The incomes of the rich come in the end, one way or the other, out of profits. Not all of it is spent on conspicuous consumption (in fact that’s against the logic of capital accumulation, which is what capitalism is all about). Most is saved and so comes to be re-invested in production to make further profits, a part of which will provide their future unearned incomes.

So taxing the rich is in the end a tax on profits. This is obvious in the case of taxes on ‘rich corporations’.  Corporation tax used to be called ‘profits tax’ and that’s what it still is: a direct tax on profits. As capitalism is a profit-driven system anything that reduces profits or makes profit-making more difficult will bring about an economic downturn. In a slump, as at present, it would delay any recovery.

Since you can’t tax the rich unless the rich continue to exist and continue to draw a taxable unearned income, i.e. unless capitalism continues to exist, TUSC and the other Left populists who chant ‘Tax the Rich’ are proposing the old failed reformist policy that the Labour Party used to espouse of redistributing income from profits to workers, but not even to try to improve workers’ conditions but merely to try to stop them getting worse.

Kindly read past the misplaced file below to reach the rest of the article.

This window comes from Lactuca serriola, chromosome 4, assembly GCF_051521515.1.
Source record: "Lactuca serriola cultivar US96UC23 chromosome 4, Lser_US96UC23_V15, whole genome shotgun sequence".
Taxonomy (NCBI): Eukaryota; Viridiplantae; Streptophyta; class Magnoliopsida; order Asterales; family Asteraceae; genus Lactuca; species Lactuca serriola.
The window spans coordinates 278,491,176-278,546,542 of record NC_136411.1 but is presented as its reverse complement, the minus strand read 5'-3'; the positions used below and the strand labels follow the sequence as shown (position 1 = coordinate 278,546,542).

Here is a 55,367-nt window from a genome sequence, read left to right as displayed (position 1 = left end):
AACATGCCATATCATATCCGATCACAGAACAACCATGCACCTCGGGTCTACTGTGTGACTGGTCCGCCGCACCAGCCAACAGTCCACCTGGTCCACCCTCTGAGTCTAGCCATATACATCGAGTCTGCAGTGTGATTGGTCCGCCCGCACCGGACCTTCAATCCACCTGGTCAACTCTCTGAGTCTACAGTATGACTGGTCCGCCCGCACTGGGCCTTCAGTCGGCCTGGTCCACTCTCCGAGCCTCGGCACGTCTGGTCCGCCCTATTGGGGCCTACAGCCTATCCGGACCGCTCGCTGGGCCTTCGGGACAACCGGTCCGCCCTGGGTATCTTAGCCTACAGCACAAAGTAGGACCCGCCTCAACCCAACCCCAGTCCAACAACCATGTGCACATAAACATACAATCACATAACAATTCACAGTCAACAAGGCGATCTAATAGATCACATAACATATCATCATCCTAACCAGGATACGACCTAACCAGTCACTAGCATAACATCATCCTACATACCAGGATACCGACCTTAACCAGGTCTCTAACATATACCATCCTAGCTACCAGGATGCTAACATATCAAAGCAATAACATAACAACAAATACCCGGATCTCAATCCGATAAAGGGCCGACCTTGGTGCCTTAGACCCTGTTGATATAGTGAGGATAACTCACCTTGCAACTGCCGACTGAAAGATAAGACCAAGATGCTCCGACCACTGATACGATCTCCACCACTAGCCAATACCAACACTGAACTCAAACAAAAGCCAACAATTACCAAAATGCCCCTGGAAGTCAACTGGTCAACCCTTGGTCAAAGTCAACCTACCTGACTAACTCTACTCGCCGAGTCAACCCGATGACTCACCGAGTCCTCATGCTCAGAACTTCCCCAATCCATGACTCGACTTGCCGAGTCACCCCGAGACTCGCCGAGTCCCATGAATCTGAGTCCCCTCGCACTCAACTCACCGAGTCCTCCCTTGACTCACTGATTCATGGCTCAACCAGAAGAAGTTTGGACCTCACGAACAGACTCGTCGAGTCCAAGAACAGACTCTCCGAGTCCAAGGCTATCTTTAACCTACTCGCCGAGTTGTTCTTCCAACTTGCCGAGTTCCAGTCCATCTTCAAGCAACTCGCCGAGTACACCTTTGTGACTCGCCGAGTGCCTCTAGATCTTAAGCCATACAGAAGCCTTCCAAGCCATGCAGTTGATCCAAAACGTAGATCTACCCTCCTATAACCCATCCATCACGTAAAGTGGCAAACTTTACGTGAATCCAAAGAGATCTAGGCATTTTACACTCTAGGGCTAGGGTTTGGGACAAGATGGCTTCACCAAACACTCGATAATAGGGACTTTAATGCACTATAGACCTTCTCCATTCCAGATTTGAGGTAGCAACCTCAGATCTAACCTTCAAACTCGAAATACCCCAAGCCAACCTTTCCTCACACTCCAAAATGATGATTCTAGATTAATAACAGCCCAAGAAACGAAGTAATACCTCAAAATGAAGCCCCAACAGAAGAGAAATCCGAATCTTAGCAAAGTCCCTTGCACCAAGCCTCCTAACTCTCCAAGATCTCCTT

It won’t work. In promoting the idea that it could, they are peddling the same sort of empty and unrealisable promises as the conventional politicians. The fact is that capitalism cannot be reformed to work in the interests of the wage and salary-earning working class and their dependents. The only way out is to replace capitalism – with its division into rich and the rest – altogether.

Coalition Politics (2015)

Editorial from the May 2015 issue of the Socialist Standard